bookspluslife

December 21, 2015

Book: Eels – An Exploration by James Prosek

Filed under: Books — Tags: , , — krishnafromtoronto @ 11:37 am

imageThe title, the cover… Everything about this book promises to be exciting. It looks like it is a work of nonfiction, one of scientific explanation about the creatures that we all want to know. I definitely expected the excitement on the lines of those in The Electric Universe or A Short History of Nearly Everything.   It is definitely non fiction, but it is a very different book from those two.

 

Fascination with eels started a long time ago for James and the enthusiasm shows, initially. So your hopes are up.

 

The fascinating thing about no one having ever caught a pregnant eel though everyone knows that they spawn is good. So are the stories about how freshwater eels go deep into the ocean to produce offsprings. Your hopes stay up.

 

Then, like a bad documentary, it gets boring. Eel trapping described in needless detail and slows the whole book down. Jake, the trapper rhapsodises about how he catches eels.

If you think it is the exhilerating description to carry you along in its enthusiasm, you are in for a huge disappointment. Stilted prose and the author wandering off the subject for many pages makes this a fairly boring book.

 

Have you seen some wildlife documentaries where, perhaps since they do not have enough footage on the animals, fill in boring details on the crew, who they are, how they prepared for the shoot, where they waited etc making it a documentary mainly about a bunch of people with a little animal footage thrown in to justify the title about wildlife? This books smells like that. It feels as though James, lacking enough to say about eels even in this slim book, filled it with travels, the places he went to, the people he met, what their belief systems were, why they do what they do etc. All tangentially relevant to the subject matter, I grant you, but not the real subject matter that you would be after, lured in by the title and the cover design.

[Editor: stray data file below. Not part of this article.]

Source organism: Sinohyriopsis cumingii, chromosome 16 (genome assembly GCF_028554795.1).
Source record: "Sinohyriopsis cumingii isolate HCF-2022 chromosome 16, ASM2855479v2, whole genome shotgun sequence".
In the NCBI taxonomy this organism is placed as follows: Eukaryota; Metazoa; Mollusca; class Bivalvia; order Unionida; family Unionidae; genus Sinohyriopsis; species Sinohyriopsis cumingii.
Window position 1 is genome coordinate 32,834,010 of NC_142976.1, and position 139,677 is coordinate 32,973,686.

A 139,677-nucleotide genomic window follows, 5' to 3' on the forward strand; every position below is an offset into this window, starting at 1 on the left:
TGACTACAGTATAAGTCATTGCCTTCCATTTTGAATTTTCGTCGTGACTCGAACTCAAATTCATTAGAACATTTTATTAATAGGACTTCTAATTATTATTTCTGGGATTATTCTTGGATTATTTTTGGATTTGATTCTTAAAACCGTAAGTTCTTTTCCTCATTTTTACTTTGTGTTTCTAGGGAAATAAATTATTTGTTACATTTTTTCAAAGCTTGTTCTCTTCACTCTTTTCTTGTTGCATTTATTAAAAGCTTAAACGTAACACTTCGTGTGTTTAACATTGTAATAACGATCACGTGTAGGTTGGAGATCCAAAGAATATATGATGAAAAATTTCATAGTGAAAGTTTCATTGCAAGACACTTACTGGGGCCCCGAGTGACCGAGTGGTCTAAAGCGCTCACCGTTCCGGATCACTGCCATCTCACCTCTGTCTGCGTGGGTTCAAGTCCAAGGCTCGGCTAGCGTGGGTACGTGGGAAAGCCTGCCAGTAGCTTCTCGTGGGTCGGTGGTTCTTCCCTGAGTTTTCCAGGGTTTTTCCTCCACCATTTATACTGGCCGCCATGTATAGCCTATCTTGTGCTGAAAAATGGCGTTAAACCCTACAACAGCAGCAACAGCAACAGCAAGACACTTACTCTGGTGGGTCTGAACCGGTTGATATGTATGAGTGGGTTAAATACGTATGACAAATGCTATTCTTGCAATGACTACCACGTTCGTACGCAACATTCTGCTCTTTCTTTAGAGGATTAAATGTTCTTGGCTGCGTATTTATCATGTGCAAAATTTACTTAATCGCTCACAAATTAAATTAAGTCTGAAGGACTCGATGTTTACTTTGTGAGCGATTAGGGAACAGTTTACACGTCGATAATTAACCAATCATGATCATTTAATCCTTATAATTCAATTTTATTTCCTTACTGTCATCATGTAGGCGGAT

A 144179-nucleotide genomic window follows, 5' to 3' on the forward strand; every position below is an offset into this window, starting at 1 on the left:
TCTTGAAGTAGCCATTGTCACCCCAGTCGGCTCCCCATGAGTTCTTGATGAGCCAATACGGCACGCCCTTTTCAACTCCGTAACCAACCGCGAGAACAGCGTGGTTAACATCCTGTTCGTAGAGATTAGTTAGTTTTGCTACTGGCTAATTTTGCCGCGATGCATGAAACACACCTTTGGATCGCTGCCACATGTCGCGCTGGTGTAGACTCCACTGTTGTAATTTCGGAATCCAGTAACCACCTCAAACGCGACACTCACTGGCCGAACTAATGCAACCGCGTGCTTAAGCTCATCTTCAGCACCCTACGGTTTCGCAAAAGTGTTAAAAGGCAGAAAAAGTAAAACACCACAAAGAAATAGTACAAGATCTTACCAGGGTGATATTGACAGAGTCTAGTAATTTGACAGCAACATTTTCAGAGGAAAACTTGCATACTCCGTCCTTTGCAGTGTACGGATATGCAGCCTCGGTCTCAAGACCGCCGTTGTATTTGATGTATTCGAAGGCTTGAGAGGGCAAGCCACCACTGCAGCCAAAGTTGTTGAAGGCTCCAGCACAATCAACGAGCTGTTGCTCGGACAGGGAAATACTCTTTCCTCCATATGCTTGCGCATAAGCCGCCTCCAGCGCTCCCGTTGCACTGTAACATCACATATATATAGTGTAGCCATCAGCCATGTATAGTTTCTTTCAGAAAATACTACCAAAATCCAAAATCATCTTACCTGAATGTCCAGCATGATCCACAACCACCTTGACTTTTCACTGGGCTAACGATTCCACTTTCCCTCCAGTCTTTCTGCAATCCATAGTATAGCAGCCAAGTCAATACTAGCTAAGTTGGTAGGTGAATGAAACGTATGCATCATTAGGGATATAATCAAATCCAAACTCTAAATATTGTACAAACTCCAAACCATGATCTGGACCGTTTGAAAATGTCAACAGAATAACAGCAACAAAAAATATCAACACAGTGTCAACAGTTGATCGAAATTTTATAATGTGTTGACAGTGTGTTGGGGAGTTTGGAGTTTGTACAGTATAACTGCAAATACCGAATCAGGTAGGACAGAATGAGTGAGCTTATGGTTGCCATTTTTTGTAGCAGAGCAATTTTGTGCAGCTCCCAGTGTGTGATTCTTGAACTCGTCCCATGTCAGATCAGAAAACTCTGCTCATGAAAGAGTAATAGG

After learning all about Jack the trapper, you meet Stella, the Maori eel researcher in New Zeland, and her group. You travel with them to various places and learn about various things. It is all about as interesting as watching a plant grow. More and more about how the insensitive Englishman in his arrogance destroyed the basic culture and livelihood of the indigenous people irrevocably by building dams and producing clean energy. There are some interesting new pieces about how the pakehas (white foreigners) deliberately set out to destroy eels as they were a threat to their transplanted trout that they brought into New Zeland’s pristine environment to “give them a familiar feeling” and allow their fishing far from their shores (England). They also introduced many other animal species, changing the ecosystem of the country for good. All interesting information but nothing to do with the lifestyle of Eels or their unique characteristics, which is what I thought the book should be about. The old adage about “Never judge a book by its cover” was never truer than when considering this book to read.

 

Even the local colour added sucks. The descriptions are like – ‘he got up to get more sugar for the tea’ and later ‘he said, stirring the sugar in the tea with a small spoon’ and you dread things  that thankfully never come – ‘he took a sip of his tea’ and ‘he took another sip of his tea. Now the tea level had reduced’. ‘He noticed that the small spoon was in the tea so he took it out’  And so on.